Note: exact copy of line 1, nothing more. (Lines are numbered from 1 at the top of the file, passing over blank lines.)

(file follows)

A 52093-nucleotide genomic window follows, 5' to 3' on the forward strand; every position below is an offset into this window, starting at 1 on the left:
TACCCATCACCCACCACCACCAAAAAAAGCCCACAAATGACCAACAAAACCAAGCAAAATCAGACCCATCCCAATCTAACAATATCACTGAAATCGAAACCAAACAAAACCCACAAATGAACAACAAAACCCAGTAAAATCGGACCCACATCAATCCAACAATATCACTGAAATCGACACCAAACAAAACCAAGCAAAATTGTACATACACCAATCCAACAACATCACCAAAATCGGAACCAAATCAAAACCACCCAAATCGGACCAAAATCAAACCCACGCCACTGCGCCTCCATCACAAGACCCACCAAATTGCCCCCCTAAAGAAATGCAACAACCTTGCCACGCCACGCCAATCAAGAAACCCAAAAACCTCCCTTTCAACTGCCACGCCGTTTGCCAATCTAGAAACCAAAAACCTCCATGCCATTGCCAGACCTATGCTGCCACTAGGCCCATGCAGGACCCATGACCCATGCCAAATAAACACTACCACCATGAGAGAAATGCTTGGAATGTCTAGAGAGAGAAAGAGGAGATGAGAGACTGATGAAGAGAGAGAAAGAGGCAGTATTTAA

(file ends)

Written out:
A 52093-nucleotide genomic window follows, 5' to 3' on the forward strand; every position below is an offset into this window, starting at 1 on the left: